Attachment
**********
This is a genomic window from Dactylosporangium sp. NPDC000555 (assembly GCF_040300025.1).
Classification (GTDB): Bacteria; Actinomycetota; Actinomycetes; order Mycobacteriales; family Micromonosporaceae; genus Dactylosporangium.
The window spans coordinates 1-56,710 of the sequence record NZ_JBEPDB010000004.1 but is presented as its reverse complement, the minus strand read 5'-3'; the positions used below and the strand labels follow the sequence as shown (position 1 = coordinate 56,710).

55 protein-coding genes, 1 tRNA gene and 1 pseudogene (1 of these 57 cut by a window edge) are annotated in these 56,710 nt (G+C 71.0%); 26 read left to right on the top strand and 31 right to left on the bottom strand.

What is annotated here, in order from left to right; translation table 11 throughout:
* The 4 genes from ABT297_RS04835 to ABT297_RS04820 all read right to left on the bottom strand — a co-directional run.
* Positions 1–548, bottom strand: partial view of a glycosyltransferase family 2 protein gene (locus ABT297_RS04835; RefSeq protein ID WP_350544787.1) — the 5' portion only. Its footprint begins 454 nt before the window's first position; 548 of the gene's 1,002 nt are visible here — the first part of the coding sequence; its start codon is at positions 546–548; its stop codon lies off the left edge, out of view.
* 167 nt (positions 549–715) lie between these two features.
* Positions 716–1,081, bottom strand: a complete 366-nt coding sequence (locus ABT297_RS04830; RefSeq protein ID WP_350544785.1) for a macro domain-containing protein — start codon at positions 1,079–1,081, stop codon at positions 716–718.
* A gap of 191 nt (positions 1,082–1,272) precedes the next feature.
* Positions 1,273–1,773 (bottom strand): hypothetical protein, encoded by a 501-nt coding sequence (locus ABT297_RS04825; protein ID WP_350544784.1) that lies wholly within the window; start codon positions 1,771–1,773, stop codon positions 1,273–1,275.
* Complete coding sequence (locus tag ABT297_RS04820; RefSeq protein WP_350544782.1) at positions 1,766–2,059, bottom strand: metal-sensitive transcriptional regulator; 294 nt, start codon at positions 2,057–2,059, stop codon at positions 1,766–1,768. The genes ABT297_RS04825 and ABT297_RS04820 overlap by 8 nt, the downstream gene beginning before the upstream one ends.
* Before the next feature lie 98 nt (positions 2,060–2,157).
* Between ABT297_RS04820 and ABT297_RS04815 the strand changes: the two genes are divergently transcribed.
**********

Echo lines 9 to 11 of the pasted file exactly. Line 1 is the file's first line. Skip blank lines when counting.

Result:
* Positions 716–1,081, bottom strand: a complete 366-nt coding sequence (locus ABT297_RS04830; RefSeq protein ID WP_350544785.1) for a macro domain-containing protein — start codon at positions 1,079–1,081, stop codon at positions 716–718.
* A gap of 191 nt (positions 1,082–1,272) precedes the next feature.
* Positions 1,273–1,773 (bottom strand): hypothetical protein, encoded by a 501-nt coding sequence (locus ABT297_RS04825; protein ID WP_350544784.1) that lies wholly within the window; start codon positions 1,771–1,773, stop codon positions 1,273–1,275.